1. Pachadi :
Pachadi refers to a traditional South Indian pickle used as side dish. Broadly translated, it refers to food which has been pounded. In Kerala and Tamil Nadu, pachadi is a side dish curry similar to the North Indian achaar.It is made of fresh vegetables and is served as an accompaniment for rice, snacks like idli, dosa, and pesarattu. Many kinds of vegetables are included. Sometimes the peel of a vegetable is used viz. peel of ridged gourd known as beerapottu pachadi in Telugu. The Telugu pickle (pachadis) are very hot and spicy to taste; the vegetables used are more or less raw or saut
2. Achaar :
Achaar, also known as South Asian pickles or Indian pickles, are made from certain individual varieties of vegetables and fruits that are chopped into small pieces and cooked in edible oils like sesame oil or brine with many different Indian spices like asafoetida, red chili powder, turmeric, fenugreek, and plenty of salt. Some regions also specialize in pickling meats and fish. Vegetables can also be combined in pickles to make mixed vegetable pickle. Some varieties of fruits and vegetables are small enough to be used whole.
3. Thoran :
Thoran is a Keralite dish. This popular and common dish is usually prepared to be eaten along with steamed rice. It is usually served as part of the Sadhya along with other dishes.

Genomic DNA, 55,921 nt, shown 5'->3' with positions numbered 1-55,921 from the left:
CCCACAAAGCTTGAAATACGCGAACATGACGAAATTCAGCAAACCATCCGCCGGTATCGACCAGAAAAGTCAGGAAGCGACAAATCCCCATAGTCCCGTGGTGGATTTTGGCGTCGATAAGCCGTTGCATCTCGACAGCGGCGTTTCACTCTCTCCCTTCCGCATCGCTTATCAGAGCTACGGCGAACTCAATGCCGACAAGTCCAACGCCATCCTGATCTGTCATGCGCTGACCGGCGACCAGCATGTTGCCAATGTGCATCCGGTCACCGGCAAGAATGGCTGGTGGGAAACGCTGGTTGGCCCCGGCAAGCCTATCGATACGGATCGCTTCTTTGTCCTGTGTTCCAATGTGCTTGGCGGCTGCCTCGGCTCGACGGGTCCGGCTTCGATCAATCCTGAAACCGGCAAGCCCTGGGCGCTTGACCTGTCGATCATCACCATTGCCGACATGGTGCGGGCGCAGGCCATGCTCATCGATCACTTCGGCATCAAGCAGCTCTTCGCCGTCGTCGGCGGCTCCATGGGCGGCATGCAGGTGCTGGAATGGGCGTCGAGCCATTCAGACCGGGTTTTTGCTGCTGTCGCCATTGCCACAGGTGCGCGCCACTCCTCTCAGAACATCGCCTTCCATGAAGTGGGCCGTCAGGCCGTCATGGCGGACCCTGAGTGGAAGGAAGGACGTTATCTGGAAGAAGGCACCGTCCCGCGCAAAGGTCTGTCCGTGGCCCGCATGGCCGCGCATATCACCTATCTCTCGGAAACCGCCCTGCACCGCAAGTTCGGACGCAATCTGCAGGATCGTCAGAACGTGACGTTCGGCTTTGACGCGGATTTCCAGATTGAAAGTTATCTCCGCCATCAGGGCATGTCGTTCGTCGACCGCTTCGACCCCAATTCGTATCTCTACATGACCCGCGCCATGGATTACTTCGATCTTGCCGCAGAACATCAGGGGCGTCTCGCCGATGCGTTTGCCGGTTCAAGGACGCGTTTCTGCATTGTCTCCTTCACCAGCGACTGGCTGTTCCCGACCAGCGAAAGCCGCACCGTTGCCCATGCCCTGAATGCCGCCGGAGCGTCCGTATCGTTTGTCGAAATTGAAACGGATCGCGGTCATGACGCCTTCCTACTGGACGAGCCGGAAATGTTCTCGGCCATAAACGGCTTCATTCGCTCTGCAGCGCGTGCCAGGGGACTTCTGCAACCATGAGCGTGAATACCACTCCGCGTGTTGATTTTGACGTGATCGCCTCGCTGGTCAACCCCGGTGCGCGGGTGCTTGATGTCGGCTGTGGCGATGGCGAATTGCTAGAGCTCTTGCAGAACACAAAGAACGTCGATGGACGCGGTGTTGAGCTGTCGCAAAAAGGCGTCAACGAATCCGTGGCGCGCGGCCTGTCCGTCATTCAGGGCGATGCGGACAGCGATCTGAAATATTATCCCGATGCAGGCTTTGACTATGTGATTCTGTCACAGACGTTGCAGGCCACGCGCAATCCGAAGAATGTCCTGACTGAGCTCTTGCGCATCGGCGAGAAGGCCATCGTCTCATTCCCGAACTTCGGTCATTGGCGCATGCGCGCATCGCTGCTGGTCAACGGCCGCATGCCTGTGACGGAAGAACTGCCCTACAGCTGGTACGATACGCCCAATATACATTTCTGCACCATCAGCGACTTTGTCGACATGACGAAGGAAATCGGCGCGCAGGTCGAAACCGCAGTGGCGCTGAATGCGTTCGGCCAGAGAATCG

4. Steamed rice :
It is a staple in Indonesia, Korea, China, Japan, Malaysia, Bangladesh, India, Pakistan, Vietnam, Thailand, Myanmar, Philippines, and numerous other Latin American and Asian countries. It is also used as a main ingredient in many dishes.
5. Chutney :
Chutney (also transliterated chatney or chatni) is a family of condiments mainly associated with South Asian cuisine that usually contain some mixture of spice(s), vegetable(s), and/or fruit(s). There are many varieties of chutney.Chutneys may be either wet or dry, and can have a coarse to a fine texture. The Indian word refers to fresh and pickled preparations indiscriminately, with preserves often sweetened. Several Indian languages use the word for fresh preparations only. A different word ach?r applies to preserves that often contain oil and are rarely sweet. Vinegar, citrus, tamarind, or lemon juice may be added as natural preservatives, or fermentation in the presence of salt may be used to create acid.
6. Chapati :
Chapati is an unleavened flatbread (also known as roti) from Nepal, Bangladesh, India and Pakistan. It is a common staple in South Asia as well as amongst South Asian expatriates throughout the world. Versions of the dish are also found in Central Asia and the Horn of Africa in countries such as Somalia but Somali flatbread is different from the Indian chapati and is more like a paratha, Kenya, Tanzania, and Uganda, with the laobing flatbread serving as a local variation in China. Chapati is known as sapati or doday in the Pashto language.
7. Olan :
Olan (pronounced [o?lan]) is a dish that is part of the Kerala cuisine of the state of Kerala in South India. It is prepared from white gourd, coconut milk and ginger seasoned with coconut oil.